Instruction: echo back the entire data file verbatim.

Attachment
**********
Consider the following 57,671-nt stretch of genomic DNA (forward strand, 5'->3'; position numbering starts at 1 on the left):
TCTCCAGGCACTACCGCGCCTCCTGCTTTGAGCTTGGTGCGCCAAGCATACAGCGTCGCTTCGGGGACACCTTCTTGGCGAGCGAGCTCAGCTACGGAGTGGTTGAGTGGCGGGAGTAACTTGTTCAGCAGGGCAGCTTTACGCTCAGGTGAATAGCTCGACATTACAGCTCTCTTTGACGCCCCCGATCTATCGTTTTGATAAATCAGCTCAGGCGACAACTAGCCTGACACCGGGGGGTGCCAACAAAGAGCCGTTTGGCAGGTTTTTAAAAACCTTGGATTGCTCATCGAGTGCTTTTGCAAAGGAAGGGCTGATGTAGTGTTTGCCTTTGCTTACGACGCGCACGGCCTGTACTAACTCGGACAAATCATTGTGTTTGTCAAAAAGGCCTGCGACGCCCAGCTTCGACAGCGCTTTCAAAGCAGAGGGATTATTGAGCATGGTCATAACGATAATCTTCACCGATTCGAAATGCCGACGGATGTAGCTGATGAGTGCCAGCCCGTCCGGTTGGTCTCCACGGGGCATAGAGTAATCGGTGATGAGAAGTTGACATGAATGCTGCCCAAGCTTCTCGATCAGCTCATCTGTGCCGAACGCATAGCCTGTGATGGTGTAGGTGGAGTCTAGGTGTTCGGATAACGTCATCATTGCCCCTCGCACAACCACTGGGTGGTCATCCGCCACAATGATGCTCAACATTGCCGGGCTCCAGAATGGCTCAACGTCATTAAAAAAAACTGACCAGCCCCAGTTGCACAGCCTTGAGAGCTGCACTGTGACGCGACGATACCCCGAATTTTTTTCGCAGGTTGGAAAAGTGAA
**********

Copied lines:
Consider the following 57,671-nt stretch of genomic DNA (forward strand, 5'->3'; position numbering starts at 1 on the left):
TCTCCAGGCACTACCGCGCCTCCTGCTTTGAGCTTGGTGCGCCAAGCATACAGCGTCGCTTCGGGGACACCTTCTTGGCGAGCGAGCTCAGCTACGGAGTGGTTGAGTGGCGGGAGTAACTTGTTCAGCAGGGCAGCTTTACGCTCAGGTGAATAGCTCGACATTACAGCTCTCTTTGACGCCCCCGATCTATCGTTTTGATAAATCAGCTCAGGCGACAACTAGCCTGACACCGGGGGGTGCCAACAAAGAGCCGTTTGGCAGGTTTTTAAAAACCTTGGATTGCTCATCGAGTGCTTTTGCAAAGGAAGGGCTGATGTAGTGTTTGCCTTTGCTTACGACGCGCACGGCCTGTACTAACTCGGACAAATCATTGTGTTTGTCAAAAAGGCCTGCGACGCCCAGCTTCGACAGCGCTTTCAAAGCAGAGGGATTATTGAGCATGGTCATAACGATAATCTTCACCGATTCGAAATGCCGACGGATGTAGCTGATGAGTGCCAGCCCGTCCGGTTGGTCTCCACGGGGCATAGAGTAATCGGTGATGAGAAGTTGACATGAATGCTGCCCAAGCTTCTCGATCAGCTCATCTGTGCCGAACGCATAGCCTGTGATGGTGTAGGTGGAGTCTAGGTGTTCGGATAACGTCATCATTGCCCCTCGCACAACCACTGGGTGGTCATCCGCCACAATGATGCTCAACATTGCCGGGCTCCAGAATGGCTCAACGTCATTAAAAAAAACTGACCAGCCCCAGTTGCACAGCCTTGAGAGCTGCACTGTGACGCGACGATACCCCGAATTTTTTTCGCAGGTTGGAAAAGTGAA